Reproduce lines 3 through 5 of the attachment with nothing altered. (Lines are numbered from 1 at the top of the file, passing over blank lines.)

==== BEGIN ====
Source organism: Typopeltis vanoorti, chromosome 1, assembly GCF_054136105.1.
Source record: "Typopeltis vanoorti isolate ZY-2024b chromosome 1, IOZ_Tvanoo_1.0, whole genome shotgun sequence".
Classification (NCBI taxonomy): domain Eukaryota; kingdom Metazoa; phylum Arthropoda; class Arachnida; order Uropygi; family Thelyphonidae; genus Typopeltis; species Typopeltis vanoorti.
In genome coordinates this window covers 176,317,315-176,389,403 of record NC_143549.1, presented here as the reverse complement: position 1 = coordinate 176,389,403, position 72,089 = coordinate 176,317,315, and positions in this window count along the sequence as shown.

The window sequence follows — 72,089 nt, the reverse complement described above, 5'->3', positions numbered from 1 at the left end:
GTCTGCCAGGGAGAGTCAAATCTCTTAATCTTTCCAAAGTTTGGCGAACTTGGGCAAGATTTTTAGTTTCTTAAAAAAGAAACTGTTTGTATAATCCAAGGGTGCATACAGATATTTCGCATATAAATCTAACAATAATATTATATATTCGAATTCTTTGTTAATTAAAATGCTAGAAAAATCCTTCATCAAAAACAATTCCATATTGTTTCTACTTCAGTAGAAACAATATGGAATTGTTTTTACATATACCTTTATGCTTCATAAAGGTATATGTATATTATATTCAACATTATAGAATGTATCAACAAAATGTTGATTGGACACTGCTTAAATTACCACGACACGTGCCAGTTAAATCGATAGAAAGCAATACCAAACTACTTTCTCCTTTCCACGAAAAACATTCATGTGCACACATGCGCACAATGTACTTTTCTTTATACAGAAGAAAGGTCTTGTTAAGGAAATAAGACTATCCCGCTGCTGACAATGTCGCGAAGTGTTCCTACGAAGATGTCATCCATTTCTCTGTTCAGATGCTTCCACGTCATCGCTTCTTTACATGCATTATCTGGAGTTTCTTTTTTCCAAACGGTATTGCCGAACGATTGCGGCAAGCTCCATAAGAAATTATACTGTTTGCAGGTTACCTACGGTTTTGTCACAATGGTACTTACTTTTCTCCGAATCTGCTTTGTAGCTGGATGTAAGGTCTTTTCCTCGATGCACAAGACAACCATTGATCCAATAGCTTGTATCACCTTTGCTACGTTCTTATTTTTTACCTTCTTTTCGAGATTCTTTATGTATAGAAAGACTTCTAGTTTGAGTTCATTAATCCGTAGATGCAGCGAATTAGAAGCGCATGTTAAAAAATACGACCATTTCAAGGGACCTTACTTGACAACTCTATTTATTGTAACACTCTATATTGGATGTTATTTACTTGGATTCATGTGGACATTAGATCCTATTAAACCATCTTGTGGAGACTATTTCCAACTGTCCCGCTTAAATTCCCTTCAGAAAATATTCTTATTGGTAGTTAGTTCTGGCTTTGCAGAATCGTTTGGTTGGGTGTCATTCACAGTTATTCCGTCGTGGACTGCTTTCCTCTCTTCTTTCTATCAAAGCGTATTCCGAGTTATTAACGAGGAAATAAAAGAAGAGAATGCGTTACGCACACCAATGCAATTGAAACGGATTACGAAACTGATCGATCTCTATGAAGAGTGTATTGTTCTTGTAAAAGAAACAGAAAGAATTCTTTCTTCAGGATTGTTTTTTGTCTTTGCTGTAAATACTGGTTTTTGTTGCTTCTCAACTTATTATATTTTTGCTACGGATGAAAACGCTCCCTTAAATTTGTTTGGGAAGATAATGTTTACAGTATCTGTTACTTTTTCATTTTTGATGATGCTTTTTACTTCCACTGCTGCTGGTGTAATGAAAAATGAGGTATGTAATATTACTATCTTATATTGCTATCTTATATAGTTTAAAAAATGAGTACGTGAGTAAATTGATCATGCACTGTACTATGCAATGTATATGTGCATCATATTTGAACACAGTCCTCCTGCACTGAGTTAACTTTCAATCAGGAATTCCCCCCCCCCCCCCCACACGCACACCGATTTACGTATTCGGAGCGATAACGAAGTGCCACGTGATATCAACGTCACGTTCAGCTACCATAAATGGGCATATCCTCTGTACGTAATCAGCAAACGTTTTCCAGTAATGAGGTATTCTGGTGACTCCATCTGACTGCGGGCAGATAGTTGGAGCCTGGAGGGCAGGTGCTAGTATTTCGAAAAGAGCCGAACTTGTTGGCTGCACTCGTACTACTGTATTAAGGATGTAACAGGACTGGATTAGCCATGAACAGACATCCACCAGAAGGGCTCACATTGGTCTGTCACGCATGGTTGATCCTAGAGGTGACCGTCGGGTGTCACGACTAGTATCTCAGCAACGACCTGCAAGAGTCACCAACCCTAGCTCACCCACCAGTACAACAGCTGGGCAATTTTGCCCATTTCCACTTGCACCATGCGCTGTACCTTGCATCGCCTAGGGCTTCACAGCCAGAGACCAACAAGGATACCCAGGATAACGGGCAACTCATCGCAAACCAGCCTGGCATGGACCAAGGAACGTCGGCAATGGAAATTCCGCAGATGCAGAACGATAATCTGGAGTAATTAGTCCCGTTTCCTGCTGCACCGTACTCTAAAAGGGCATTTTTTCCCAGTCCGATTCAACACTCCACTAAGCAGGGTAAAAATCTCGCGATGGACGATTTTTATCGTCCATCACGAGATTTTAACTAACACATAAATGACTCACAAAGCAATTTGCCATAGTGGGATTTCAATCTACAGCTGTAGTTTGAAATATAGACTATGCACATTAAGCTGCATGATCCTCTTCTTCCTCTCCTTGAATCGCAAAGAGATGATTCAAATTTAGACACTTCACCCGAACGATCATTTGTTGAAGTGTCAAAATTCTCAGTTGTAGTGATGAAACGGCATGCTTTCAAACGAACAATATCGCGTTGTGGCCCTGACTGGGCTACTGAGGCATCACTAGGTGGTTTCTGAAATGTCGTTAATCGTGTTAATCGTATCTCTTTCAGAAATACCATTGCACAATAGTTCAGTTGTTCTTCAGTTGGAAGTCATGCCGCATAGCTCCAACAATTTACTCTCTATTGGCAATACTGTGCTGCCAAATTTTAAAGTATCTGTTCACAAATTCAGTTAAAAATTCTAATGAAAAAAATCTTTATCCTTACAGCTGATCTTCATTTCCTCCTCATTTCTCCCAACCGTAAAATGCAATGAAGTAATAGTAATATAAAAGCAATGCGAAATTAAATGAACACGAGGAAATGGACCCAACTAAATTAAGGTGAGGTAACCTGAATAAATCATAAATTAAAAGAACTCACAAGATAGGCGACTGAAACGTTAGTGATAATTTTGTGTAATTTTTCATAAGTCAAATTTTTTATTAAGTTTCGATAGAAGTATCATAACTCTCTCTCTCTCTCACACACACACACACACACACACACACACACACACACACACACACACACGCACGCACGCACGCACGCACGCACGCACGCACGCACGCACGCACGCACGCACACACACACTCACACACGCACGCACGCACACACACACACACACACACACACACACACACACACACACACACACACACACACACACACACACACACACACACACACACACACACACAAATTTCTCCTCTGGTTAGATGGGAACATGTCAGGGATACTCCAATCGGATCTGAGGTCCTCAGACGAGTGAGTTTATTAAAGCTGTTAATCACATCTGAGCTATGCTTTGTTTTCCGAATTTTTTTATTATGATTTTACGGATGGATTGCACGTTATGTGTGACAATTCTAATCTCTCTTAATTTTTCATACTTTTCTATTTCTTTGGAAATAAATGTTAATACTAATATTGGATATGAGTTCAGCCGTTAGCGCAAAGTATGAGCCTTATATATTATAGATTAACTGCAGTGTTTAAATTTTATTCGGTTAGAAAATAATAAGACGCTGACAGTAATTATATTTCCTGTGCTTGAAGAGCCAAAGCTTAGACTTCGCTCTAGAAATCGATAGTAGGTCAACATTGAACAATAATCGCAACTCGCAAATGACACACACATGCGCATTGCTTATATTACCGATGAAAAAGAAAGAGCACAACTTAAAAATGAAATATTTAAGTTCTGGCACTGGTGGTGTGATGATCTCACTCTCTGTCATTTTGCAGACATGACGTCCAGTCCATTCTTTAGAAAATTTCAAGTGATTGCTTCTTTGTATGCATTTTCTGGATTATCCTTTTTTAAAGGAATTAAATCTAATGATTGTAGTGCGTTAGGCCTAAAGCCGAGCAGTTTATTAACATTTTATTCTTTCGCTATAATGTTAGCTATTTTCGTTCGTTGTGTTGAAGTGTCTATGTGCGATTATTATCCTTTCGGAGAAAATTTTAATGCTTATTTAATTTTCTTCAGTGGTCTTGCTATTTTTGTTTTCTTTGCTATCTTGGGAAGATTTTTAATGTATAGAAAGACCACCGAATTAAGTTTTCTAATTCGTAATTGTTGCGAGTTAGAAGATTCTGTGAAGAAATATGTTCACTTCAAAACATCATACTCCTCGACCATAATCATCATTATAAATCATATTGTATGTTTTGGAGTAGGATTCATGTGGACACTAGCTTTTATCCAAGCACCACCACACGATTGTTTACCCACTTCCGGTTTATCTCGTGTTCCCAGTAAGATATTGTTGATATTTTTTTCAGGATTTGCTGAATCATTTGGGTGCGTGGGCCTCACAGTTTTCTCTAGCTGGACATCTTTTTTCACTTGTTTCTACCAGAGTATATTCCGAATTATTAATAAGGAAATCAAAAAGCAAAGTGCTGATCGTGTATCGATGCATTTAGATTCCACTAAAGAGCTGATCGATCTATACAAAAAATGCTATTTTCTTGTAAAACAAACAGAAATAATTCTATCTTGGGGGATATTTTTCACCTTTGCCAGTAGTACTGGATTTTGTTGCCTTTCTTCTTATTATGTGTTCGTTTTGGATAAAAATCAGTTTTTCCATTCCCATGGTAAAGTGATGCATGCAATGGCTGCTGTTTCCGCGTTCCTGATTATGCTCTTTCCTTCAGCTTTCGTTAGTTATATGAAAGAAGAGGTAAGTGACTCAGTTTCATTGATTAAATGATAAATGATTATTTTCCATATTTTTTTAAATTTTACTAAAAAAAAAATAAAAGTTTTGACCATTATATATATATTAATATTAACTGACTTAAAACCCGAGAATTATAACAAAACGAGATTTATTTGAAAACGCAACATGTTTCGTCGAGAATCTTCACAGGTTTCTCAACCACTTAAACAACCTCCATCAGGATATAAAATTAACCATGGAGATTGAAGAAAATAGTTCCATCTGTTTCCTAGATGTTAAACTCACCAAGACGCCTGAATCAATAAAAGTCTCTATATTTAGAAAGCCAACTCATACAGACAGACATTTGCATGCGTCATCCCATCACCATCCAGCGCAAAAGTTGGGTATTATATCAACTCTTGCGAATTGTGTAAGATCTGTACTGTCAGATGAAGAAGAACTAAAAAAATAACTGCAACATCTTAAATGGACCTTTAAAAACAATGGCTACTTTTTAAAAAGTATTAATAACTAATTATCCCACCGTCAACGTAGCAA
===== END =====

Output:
Classification (NCBI taxonomy): domain Eukaryota; kingdom Metazoa; phylum Arthropoda; class Arachnida; order Uropygi; family Thelyphonidae; genus Typopeltis; species Typopeltis vanoorti.
In genome coordinates this window covers 176,317,315-176,389,403 of record NC_143549.1, presented here as the reverse complement: position 1 = coordinate 176,389,403, position 72,089 = coordinate 176,317,315, and positions in this window count along the sequence as shown.

The window sequence follows — 72,089 nt, the reverse complement described above, 5'->3', positions numbered from 1 at the left end: